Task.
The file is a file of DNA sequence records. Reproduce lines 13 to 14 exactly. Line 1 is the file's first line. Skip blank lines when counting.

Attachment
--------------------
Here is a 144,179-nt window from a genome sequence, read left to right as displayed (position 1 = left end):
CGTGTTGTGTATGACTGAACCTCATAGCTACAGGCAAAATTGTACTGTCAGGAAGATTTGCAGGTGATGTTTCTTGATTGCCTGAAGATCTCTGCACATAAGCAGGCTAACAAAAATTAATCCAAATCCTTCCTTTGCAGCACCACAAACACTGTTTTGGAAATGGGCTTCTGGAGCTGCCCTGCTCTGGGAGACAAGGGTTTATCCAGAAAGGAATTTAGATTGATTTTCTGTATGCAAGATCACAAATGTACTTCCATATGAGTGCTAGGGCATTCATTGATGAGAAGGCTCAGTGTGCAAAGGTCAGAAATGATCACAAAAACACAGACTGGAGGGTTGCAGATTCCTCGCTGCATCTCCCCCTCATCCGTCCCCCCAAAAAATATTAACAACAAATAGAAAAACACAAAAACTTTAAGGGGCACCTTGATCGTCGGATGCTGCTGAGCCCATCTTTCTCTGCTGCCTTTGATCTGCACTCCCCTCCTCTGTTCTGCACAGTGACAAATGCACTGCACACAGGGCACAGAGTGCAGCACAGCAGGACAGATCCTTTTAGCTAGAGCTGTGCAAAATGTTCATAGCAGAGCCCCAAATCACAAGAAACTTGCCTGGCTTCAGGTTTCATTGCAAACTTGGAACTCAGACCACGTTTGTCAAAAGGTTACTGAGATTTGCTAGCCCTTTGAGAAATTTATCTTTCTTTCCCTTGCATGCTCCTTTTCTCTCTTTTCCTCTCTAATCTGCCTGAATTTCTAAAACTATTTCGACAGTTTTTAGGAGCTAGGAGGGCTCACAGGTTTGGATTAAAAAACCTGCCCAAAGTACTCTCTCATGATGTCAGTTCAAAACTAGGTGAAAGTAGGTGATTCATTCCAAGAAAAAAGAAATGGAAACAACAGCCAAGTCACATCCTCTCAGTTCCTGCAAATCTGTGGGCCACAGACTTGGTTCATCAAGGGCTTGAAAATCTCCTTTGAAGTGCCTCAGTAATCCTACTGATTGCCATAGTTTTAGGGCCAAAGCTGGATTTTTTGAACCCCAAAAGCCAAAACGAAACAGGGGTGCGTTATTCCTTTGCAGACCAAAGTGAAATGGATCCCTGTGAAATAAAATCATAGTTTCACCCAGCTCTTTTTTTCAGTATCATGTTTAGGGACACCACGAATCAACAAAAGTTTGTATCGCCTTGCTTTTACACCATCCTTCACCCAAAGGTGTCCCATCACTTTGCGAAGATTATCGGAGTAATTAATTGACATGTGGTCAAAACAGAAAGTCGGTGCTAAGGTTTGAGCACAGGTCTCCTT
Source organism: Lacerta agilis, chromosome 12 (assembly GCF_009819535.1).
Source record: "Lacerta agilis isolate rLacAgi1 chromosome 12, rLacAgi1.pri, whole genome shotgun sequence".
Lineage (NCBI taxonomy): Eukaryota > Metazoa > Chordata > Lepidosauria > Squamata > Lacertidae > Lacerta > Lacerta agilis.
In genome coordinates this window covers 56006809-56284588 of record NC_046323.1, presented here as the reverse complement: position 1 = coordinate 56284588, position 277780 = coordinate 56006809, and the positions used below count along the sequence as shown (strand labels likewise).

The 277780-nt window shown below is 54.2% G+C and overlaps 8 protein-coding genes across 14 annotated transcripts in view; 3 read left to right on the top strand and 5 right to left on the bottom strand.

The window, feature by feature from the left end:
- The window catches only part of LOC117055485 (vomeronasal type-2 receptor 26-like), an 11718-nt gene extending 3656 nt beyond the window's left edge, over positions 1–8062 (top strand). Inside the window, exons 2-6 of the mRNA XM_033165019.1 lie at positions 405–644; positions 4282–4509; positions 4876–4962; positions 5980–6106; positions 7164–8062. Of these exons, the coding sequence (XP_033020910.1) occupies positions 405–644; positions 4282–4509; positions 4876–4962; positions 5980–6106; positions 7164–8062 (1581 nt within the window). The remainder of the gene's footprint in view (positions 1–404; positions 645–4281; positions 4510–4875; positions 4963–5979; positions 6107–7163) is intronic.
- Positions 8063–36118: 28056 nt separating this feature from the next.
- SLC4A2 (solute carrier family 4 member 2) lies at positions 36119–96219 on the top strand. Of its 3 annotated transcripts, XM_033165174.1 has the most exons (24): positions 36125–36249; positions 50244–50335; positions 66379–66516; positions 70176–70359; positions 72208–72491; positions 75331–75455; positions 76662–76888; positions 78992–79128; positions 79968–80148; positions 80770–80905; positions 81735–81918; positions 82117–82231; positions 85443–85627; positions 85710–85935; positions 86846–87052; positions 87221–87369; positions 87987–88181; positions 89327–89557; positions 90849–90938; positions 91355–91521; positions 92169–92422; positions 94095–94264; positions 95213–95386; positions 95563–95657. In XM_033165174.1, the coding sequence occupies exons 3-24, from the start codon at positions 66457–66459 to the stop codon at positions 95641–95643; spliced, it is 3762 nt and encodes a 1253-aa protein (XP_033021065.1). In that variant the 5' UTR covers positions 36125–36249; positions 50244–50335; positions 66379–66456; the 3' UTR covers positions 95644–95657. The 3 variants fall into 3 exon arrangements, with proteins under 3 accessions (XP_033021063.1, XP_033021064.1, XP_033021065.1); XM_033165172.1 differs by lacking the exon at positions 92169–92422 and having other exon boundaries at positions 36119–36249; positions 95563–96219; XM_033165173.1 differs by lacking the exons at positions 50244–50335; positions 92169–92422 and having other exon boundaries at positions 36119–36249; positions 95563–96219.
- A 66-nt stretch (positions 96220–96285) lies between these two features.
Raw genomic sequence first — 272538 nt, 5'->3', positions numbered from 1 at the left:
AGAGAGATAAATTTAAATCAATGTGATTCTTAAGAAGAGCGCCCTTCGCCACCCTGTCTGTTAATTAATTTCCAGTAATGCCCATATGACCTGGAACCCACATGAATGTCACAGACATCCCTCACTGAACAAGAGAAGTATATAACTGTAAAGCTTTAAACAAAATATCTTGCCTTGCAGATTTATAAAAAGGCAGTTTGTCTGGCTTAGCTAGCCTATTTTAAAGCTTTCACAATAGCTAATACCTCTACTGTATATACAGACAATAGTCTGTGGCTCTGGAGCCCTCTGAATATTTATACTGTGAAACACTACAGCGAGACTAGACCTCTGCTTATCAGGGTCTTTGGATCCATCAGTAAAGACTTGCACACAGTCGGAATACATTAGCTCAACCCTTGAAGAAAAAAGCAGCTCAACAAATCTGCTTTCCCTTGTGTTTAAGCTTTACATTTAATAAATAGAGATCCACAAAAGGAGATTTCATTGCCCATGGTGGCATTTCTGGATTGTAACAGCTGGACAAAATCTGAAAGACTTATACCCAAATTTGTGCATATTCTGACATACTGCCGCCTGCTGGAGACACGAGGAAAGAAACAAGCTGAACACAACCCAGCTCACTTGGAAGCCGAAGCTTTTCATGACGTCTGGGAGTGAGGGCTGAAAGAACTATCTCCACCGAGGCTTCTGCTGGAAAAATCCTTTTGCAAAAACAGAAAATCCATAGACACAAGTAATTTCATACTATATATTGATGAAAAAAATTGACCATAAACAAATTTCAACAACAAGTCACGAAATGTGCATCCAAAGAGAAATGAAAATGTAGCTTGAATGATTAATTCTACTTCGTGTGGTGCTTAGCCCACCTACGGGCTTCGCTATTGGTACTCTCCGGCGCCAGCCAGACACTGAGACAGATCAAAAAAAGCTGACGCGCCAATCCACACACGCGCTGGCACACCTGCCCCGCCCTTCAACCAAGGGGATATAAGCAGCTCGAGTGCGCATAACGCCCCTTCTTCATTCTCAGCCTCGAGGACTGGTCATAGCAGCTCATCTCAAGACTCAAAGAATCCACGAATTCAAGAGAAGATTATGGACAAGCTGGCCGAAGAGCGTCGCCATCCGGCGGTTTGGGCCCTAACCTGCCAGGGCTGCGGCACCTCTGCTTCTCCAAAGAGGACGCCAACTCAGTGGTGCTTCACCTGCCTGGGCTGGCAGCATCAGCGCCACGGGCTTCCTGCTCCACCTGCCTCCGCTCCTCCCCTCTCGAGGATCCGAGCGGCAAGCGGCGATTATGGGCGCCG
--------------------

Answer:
Raw genomic sequence first — 272538 nt, 5'->3', positions numbered from 1 at the left:
AGAGAGATAAATTTAAATCAATGTGATTCTTAAGAAGAGCGCCCTTCGCCACCCTGTCTGTTAATTAATTTCCAGTAATGCCCATATGACCTGGAACCCACATGAATGTCACAGACATCCCTCACTGAACAAGAGAAGTATATAACTGTAAAGCTTTAAACAAAATATCTTGCCTTGCAGATTTATAAAAAGGCAGTTTGTCTGGCTTAGCTAGCCTATTTTAAAGCTTTCACAATAGCTAATACCTCTACTGTATATACAGACAATAGTCTGTGGCTCTGGAGCCCTCTGAATATTTATACTGTGAAACACTACAGCGAGACTAGACCTCTGCTTATCAGGGTCTTTGGATCCATCAGTAAAGACTTGCACACAGTCGGAATACATTAGCTCAACCCTTGAAGAAAAAAGCAGCTCAACAAATCTGCTTTCCCTTGTGTTTAAGCTTTACATTTAATAAATAGAGATCCACAAAAGGAGATTTCATTGCCCATGGTGGCATTTCTGGATTGTAACAGCTGGACAAAATCTGAAAGACTTATACCCAAATTTGTGCATATTCTGACATACTGCCGCCTGCTGGAGACACGAGGAAAGAAACAAGCTGAACACAACCCAGCTCACTTGGAAGCCGAAGCTTTTCATGACGTCTGGGAGTGAGGGCTGAAAGAACTATCTCCACCGAGGCTTCTGCTGGAAAAATCCTTTTGCAAAAACAGAAAATCCATAGACACAAGTAATTTCATACTATATATTGATGAAAAAAATTGACCATAAACAAATTTCAACAACAAGTCACGAAATGTGCATCCAAAGAGAAATGAAAATGTAGCTTGAATGATTAATTCTACTTCGTGTGGTGCTTAGCCCACCTACGGGCTTCGCTATTGGTACTCTCCGGCGCCAGCCAGACACTGAGACAGATCAAAAAAAGCTGACGCGCCAATCCACACACGCGCTGGCACACCTGCCCCGCCCTTCAACCAAGGGGATATAAGCAGCTCGAGTGCGCATAACGCCCCTTCTTCATTCTCAGCCTCGAGGACTGGTCATAGCAGCTCATCTCAAGACTCAAAGAATCCACGAATTCAAGAGAAGATTATGGACAAGCTGGCCGAAGAGCGTCGCCATCCGGCGGTTTGGGCCCTAACCTGCCAGGGCTGCGGCACCTCTGCTTCTCCAAAGAGGACGCCAACTCAGTGGTGCTTCACCTGCCTGGGCTGGCAGCATCAGCGCCACGGGCTTCCTGCTCCACCTGCCTCCGCTCCTCCCCTCTCGAGGATCCGAGCGGCAAGCGGCGATTATGGGCGCCG